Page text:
Home of Lola Montez (No. 292 California Historical Landmark)
California Historical Landmarks Program
Historical Landmarks are sites, buildings, features, or events that are of statewide significance and have anthropological, cultural, military, political, architectural, economic, scientific or technical, religious, experimental, or other value. Historical Landmarks are eligible for registration if they meet at least one of the following criteria:
1) Is the first, last, only, or most significant of its type in the state or within a large geographic region
2) Is associated with an individual or group having a profound influence on the history of California
3) Is a prototype of, or an outstanding example of, a period, style, architectural movement or construction or is one of the more notable works or the best surviving work in a region of a pioneer architect, designer or master builder.
California’s Landmark Program began in the late 1800s with the formation of the Landmarks Club and the California Historical Landmarks League. In 1931, the program became official when legislation charged the Department of Natural Resources—and later the California State Chamber of Commerce—with registering and marking buildings of historical interest or landmarks. The Chamber of Commerce then created a committee of prestigious historians, including DeWitt Hutchings and Lawrence Hill, to evaluate potential landmark sites.
In 1948, Governor Earl Warren created the California Historical Landmarks Advisory Committee to increase the integrity and credibility of the program. Finally, this committee was changed to the California Historical Resources Commission in 1974. Information about registered landmarks numbered 770 onward is kept in the California Register of Historical Resources authoritative guide. Landmarks numbered 669 and below were registered prior to establishing specific standards, and may be added to the California Register when criteria for evaluating the properties are adopted.
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Lola Montez was a woman of international intrigue, who performed her infamous “spider dance” to audiences around the world. Her dance was imitating a woman who had spiders climbing within her petticoats. Audiences considered her scandalous, amazing, and a delight to watch. Montez claimed to be born in Spain and became known as a Spanish dancer. Montez hid the truth that she was actually born in Ireland in 1818. Her name at birth was Mario Dolores Eliza Rosanna Gilbert.
She had adoring fans spanning Europe and Australia. Montez married three times and enjoyed numerous affairs with men from around the world. One of her marriages was to Ludwig 1 the King of Bavaria, who named her the Countess of Landsfeld. She arrived in America in 1852, beginning a nationwide tour in New York and eventually reached the audiences in San Francisco.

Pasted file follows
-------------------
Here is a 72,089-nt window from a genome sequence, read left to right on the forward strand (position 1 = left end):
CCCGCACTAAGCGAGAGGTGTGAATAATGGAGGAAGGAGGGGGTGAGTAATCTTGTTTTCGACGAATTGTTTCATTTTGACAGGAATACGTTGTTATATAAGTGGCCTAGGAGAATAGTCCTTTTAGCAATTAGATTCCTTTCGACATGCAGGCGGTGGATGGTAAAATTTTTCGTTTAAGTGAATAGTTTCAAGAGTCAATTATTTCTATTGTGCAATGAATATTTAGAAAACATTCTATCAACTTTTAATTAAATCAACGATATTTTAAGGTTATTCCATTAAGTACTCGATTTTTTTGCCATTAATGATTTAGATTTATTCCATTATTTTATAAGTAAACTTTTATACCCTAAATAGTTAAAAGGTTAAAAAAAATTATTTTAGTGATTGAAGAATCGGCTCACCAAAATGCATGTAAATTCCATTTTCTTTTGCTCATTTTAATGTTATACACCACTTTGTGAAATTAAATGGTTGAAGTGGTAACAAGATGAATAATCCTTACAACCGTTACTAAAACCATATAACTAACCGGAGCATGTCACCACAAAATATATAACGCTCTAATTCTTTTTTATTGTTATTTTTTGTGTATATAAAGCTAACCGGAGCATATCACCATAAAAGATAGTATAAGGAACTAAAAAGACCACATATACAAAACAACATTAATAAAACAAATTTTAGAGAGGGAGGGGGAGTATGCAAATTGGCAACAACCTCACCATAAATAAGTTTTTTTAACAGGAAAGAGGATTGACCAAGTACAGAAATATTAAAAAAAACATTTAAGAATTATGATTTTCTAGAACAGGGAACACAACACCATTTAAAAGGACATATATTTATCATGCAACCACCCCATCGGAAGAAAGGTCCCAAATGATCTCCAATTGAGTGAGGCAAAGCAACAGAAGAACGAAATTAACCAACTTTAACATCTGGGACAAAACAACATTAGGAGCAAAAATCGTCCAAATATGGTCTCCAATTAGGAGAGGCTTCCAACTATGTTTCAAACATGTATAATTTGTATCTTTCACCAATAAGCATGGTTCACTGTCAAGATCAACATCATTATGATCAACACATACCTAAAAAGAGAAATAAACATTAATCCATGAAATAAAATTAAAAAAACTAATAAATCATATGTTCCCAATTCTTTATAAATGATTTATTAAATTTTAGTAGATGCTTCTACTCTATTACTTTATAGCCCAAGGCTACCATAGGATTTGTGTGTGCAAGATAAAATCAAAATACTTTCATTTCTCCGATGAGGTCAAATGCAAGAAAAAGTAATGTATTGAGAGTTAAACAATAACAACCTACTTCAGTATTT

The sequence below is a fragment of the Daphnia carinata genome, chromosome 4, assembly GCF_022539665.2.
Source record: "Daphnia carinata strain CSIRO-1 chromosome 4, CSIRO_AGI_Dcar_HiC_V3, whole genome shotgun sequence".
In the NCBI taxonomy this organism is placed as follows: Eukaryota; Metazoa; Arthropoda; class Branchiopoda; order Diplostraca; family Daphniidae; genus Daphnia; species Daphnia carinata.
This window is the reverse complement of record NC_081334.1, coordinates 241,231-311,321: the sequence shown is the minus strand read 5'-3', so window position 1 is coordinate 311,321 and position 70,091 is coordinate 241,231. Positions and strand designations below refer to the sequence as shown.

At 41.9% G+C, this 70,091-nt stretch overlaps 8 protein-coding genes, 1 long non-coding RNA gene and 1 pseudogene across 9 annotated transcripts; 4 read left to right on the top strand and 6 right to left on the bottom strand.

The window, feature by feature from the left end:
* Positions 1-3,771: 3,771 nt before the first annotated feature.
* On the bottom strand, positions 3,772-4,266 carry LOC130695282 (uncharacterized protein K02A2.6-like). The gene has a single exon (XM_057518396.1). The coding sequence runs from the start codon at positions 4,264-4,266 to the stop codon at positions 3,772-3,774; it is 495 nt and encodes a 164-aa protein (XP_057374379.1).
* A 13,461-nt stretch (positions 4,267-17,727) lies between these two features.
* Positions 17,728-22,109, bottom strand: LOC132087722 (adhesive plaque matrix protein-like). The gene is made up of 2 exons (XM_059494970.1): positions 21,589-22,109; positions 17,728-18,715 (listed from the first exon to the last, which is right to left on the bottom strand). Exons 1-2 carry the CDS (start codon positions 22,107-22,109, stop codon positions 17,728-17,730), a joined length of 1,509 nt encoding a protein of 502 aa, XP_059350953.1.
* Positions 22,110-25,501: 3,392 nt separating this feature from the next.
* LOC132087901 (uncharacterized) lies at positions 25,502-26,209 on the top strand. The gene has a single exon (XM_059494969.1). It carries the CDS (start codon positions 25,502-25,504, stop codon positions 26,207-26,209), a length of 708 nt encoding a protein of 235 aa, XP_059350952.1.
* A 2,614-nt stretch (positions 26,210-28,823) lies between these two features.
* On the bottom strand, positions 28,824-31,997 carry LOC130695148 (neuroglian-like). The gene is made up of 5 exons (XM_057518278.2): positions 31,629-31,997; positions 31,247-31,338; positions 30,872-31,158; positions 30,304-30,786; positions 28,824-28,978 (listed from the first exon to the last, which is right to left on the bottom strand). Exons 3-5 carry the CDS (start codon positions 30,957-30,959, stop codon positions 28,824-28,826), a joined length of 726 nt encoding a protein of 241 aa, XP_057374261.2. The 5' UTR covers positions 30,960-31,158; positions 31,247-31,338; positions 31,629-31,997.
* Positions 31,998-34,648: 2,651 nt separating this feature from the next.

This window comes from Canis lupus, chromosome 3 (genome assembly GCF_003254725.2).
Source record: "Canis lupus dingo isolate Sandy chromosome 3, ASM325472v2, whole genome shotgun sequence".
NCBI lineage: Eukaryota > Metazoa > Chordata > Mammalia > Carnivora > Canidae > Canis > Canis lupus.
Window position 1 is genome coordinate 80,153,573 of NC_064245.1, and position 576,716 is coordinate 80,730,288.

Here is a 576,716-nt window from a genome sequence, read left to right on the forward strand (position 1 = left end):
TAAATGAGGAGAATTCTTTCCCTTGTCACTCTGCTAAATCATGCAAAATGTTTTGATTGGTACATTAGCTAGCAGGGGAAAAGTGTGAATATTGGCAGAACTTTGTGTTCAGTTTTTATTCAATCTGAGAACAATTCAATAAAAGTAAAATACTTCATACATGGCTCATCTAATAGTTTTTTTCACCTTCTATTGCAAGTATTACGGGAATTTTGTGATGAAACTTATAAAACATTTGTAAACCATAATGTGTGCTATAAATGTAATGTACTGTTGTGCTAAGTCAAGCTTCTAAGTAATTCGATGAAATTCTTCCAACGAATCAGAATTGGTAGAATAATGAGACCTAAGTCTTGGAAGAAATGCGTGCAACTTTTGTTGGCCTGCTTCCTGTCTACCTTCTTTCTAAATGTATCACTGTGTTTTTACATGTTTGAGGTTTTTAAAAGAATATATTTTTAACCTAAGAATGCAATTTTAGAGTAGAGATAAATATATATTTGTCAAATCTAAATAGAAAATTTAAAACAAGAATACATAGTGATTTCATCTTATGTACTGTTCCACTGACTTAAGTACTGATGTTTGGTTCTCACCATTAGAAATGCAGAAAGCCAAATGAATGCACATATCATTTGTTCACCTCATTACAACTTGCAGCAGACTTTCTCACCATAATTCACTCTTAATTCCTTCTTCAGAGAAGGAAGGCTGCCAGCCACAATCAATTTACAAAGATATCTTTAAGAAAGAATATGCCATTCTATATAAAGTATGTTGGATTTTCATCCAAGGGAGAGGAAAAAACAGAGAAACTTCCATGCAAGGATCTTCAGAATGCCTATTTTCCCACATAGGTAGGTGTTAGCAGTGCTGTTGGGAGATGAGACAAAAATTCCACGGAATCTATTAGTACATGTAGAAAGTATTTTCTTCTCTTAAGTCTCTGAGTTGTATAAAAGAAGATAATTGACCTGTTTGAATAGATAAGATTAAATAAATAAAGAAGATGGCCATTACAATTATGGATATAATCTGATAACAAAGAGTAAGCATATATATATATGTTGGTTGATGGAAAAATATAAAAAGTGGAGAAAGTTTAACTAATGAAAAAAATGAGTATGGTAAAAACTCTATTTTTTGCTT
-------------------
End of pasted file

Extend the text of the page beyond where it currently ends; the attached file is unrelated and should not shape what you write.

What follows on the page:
Her home in Grass Valley was the only home she ever owned, a few houses down the street from Lotta Crabtree. When Montez arrived at the gold mining camps, she provided a little culture to their standard fare of entertainment. In addition to her immensely popular performances, Montez was skilled at gathering wealthy investors together to support the lagging quartz gold industry and the Empire Mine during its lean years. As a result of her efforts, the mining industry in the Grass Valley area continued to prosper for 100 years.
Montez married her third husband, Patrick Hull, a newspaper man in Grass Valley. They purchased their Grass Valley home and lived there from 1853 until 1855, when the couple left for Montez to perform in Australia. The next time they returned to the states, Montez sold the house and left Grass Valley behind. She returned to Australia first and then came back to New York to perform during the final years of her life. As her health failed and money ran thin, Montez died and was buried in New York in 1861.
The life and loves of Lola Montez have been portrayed by numerous performers in films, theater, books and music.
The current home that is marked as the historical landmark is a replica of the original house. The house is currently used as the office of the Grass Valley-Nevada County Chamber of Commerce and Visitor Center. The original house was torn down because its condition had seriously deteriorated.
The historical marker is located at 248 Mill Street in Grass Valley.
Nevada means “snow-covered” in Spanish. During winter months, Nevada County’s eastern border is wholly engulfed in the snows of the Sierra Nevada mountain range. In the 1840s and 1850s many emigrants arrived in California via the Overland Emigrant Trail which threaded through the infamous Donner Pass.
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